9.195, 195 Facilitate the early return of the displaced Muslims to their places of origin in the Northern Province. Take immediate steps to assist in rebuilding of the mosques, houses and schools destroyed or damaged by the LTTE [Liberation Tigers of Tamil Eelam].
Activity
Formulating and implementing a policy for the resettlement and reintegration of the displaced Muslims. 
Sri Lanka, Government, National Plan of Action to Implement the Recommendations of the Lessons Learnt and Reconciliation Commission (LLRC), 26 July 2012, p. 11.
In 2012, in its fifth periodic report to the Human Rights Committee, Sri Lanka stated:
Post-conflict developments
29. Several significant measures were taken by the GoSL [Government of Sri Lanka] to protect the civil and political rights of those that were affected by the conflict with particular attention being paid to the Internally Displaced Persons (IDPs).
1. Resettlement
30. One of the principal challenges the GoSL faced was the resettlement of approximately 300,000 IDPs displaced by the conflict. As the LTTE [Liberation Tigers of Tamil Eelam] had laid antipersonnel mines, antitank mines and created obstacles using different types of Improvised Explosive Devices in towns and villages as they retreated from the military, it was not feasible for civilians to immediately return to their original places of inhabitation after the conflict ended. The places they had been displaced from were no longer safe for human habitation. As a result, the civilians had to be looked after by the Government at newly created welfare villages while every effort was taken to demine areas in which their homes were located.
2. Demining
36. In total, mines were suspected to have been laid in more than five thousand square kilometers (5000 km²) of land. Mine action activities are implemented by the GoSL through the Sri Lanka National Mine Action Centre (SLNMAC) that has been setup at the Ministry of Economic Development (MED) to coordinate and fast track the de-mining process. The National Steering Committee for Mine Action (NSCMA) acts as the decision making body on mine action through SLNMAC in collaboration with respective institutions and agents.
37. The demining programme was carefully conceived, and priority areas were chosen to maximize efficiency and enable the speedy return of the internally displaced. The first priority was to demine the towns and villages. The second priority was to demine the plantation areas and paddy fields. The last priority was accorded to the forested areas. Approximately 94% of the areas identified for demining have been cleared. Work only continues in areas where there was a very high concentration of mines. The extent of the problem the Government faced in this regard can be clearly seen from the sheer number of mines and other devices unearthed and neutralized during the demining process. Another less than 116 square kilometers of territory remains to be cleared. Priority has been given to clearing residential areas in villages identified for resettlement and livelihood purposes. Demining was principally undertaken by the Sri Lanka Army approximately 75% together with support from international and local partners including certification of de-mined areas being undertaken by the UN.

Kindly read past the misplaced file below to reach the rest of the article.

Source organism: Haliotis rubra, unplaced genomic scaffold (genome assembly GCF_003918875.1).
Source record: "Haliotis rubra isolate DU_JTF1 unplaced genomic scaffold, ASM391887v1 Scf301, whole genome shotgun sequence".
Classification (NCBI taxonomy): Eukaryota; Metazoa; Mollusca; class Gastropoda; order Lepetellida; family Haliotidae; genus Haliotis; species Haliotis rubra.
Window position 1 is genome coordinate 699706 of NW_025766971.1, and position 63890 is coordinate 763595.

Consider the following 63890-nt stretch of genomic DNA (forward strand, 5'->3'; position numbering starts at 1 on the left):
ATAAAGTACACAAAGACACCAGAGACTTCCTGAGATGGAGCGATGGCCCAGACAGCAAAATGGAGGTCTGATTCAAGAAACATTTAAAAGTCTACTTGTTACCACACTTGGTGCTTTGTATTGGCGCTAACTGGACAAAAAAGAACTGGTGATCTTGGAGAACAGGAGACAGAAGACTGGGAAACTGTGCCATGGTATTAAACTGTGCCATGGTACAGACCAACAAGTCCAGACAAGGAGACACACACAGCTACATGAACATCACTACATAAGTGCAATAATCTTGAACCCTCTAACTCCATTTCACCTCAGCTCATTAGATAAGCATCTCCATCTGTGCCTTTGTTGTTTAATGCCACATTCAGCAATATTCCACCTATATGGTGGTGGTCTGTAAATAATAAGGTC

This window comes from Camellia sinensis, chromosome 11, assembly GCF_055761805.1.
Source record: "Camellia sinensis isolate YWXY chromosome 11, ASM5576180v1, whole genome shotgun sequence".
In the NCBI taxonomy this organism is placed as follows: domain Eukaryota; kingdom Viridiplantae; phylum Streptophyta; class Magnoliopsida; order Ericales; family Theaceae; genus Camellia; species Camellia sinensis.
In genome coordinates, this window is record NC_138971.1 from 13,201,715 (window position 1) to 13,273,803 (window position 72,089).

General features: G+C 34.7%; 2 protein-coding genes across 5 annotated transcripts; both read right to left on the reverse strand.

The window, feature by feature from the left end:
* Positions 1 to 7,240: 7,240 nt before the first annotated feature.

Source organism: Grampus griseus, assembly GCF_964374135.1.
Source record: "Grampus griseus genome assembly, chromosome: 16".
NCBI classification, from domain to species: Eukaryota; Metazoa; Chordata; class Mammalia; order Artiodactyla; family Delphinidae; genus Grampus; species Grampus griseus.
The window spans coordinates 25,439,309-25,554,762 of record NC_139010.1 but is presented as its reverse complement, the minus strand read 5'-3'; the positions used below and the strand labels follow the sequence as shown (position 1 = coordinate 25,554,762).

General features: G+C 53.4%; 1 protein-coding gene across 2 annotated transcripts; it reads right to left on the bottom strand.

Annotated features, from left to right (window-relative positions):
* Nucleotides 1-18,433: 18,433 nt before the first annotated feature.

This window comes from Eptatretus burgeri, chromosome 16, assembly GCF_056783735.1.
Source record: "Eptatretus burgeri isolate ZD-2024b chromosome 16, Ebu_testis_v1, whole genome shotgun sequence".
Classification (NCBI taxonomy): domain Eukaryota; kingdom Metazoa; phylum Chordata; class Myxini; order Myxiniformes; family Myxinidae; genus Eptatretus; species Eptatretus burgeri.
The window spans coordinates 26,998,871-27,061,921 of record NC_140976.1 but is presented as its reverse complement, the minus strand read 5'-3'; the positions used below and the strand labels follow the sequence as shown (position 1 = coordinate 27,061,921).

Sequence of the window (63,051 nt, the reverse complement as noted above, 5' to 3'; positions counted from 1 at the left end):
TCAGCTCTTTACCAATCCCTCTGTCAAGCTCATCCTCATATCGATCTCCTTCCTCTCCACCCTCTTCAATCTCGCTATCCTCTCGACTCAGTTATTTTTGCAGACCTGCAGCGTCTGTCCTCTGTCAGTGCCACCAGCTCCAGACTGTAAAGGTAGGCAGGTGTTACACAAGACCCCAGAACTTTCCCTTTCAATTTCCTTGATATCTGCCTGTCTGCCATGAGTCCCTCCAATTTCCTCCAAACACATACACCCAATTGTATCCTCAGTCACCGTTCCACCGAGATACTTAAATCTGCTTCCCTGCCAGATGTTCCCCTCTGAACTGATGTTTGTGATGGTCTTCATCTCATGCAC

38. Reconstruction was expedited in parallel with the demining efforts. Soon after the Humanitarian Operation ended, His Excellency the President appointed a Presidential Task Force for Reconstruction and Resettlement. This Task Force implemented a 180-day crash programme for resettlement. In addition to demining, reconstruction activities including the restoration of infrastructure, the renovation of roads and utilities, improvements to irrigation and rebuilding of houses were carried out. The Government spent a considerable sum of money on this effort, which was instrumental in enabling a large number of displaced civilians to return to their homes within six months of the end of the conflict. 
Sri Lanka, Fifth periodic report to the Human Rights Committee, 31 January 2013, UN Doc. CCPR/C/LKA/5, submitted 29 October 2012, §§ 29–30 and 36–38.
[footnote in original omitted]
In 2011, in the National Action Plan for the Protection and Promotion of Human Rights in Sri Lanka 2011–2016, Sri Lanka’s Government stated:
Internal displacement in Sri Lanka predominately stems from man-made conflicts as well as natural disasters. With the end of the long term internal conflict the Government’s commitment towards the protection of rights of the displaced civilians has been granted the high priority. 
Sri Lanka, Government, National Action Plan for the Protection and Promotion of Human Rights in Sri Lanka 2011–2016, 2011, p. 121.
In a table entitled “Rights of Internally Displaced Persons (IDPs)”, the Government also stated:
Focus area
3. Return and Resettlement
Goal
3.4 Non-discriminatory land-allocation
Issue
3.4.a Application of head of household concept discriminating against women in land allocation in displacement
Activity
Allocate land under joint ownership except in cases where original sole ownership can be established.
Establish a monitoring mechanism to ensure non-discriminatory land allocation. 
Sri Lanka, Government, National Action Plan for the Protection and Promotion of Human Rights in Sri Lanka 2011–2016, 2011, pp. 124–125.